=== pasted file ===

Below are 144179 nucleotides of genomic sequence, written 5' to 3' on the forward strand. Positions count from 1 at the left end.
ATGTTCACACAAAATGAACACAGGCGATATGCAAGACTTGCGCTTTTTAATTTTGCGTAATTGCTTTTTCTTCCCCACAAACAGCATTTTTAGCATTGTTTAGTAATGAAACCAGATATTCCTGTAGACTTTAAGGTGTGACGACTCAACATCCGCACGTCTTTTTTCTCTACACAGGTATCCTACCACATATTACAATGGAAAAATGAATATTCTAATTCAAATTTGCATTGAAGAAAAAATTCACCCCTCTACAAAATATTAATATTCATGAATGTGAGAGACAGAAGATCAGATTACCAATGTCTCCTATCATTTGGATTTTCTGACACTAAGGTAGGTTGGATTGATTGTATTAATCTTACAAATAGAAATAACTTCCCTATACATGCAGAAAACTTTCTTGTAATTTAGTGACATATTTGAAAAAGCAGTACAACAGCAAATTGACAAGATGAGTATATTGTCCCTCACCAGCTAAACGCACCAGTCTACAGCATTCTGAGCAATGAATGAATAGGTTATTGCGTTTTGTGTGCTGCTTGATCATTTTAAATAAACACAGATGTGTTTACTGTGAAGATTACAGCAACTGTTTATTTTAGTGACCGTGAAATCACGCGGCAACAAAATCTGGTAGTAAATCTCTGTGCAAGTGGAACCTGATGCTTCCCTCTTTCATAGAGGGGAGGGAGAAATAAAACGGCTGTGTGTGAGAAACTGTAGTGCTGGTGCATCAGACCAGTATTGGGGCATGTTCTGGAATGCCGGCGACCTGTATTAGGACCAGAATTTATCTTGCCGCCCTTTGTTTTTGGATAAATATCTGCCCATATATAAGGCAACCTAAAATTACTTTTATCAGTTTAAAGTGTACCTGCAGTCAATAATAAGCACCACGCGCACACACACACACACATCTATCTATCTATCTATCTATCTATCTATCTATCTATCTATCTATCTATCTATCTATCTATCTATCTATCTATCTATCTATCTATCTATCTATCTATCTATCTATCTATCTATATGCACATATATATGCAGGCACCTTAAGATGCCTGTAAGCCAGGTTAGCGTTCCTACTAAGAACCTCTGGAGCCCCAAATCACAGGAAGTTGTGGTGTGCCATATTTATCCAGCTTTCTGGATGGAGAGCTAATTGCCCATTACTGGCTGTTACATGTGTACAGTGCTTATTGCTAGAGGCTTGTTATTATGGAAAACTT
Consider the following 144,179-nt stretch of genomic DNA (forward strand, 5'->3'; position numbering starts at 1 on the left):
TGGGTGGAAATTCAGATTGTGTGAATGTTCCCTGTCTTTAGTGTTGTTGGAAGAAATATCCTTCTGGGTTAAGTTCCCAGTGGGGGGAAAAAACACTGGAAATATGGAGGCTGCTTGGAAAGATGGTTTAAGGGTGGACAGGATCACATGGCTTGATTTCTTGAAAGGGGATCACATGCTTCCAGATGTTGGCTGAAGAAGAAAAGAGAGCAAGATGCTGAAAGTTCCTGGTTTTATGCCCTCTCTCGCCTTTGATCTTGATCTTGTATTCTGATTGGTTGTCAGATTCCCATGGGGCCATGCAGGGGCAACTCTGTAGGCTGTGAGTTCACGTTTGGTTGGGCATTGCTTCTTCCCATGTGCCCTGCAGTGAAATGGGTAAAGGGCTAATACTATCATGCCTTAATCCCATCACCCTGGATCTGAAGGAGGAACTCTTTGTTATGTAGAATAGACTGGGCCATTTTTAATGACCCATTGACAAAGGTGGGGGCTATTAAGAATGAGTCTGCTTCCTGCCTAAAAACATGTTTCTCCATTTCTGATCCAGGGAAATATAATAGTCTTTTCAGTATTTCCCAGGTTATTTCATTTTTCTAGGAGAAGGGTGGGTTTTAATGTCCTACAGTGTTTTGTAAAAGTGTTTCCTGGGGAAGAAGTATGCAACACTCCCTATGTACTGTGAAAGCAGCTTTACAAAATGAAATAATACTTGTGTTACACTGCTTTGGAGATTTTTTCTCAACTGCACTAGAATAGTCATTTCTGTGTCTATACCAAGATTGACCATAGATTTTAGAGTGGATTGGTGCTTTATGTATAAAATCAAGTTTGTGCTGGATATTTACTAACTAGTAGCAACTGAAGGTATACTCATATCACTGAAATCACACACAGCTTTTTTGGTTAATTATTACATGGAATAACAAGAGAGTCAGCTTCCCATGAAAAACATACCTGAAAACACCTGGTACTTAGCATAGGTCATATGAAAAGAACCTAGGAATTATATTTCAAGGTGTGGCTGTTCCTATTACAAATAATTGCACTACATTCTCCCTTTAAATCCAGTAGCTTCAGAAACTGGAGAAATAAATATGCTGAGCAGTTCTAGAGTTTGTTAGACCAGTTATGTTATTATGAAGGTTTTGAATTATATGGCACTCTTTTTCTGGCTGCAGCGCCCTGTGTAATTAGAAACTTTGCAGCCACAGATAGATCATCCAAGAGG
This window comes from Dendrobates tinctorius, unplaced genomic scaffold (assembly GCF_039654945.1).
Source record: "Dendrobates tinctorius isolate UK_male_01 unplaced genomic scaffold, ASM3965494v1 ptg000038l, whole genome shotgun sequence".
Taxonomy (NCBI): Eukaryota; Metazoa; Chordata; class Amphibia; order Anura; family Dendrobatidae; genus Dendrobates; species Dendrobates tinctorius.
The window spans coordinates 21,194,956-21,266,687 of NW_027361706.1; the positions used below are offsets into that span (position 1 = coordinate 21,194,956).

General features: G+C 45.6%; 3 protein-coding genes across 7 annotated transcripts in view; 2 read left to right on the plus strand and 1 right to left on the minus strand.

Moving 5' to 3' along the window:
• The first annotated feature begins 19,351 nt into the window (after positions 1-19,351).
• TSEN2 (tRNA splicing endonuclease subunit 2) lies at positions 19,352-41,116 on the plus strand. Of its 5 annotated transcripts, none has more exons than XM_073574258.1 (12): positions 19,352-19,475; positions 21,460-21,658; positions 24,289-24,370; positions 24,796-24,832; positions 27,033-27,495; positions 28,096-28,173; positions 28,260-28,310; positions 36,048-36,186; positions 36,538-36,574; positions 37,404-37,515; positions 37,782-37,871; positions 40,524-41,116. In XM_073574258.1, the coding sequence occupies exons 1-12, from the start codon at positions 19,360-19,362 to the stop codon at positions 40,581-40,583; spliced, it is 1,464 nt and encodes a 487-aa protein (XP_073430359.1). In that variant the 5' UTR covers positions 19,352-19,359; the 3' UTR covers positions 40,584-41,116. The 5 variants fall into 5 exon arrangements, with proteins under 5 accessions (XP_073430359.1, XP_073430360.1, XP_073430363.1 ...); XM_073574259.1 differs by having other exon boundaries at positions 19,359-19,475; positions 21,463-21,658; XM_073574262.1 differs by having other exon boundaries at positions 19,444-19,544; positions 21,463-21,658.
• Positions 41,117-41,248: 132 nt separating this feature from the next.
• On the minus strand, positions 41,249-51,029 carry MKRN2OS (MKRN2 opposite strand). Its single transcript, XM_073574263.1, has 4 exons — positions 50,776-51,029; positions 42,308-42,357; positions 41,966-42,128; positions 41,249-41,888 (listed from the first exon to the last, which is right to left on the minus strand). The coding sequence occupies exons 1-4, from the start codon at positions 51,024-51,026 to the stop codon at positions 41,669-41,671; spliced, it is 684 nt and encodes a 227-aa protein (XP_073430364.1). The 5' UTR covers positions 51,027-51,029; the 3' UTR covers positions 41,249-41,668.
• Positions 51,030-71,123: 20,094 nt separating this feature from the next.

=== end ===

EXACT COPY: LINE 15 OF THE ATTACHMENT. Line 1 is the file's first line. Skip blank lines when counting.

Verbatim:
• Positions 51,030-71,123: 20,094 nt separating this feature from the next.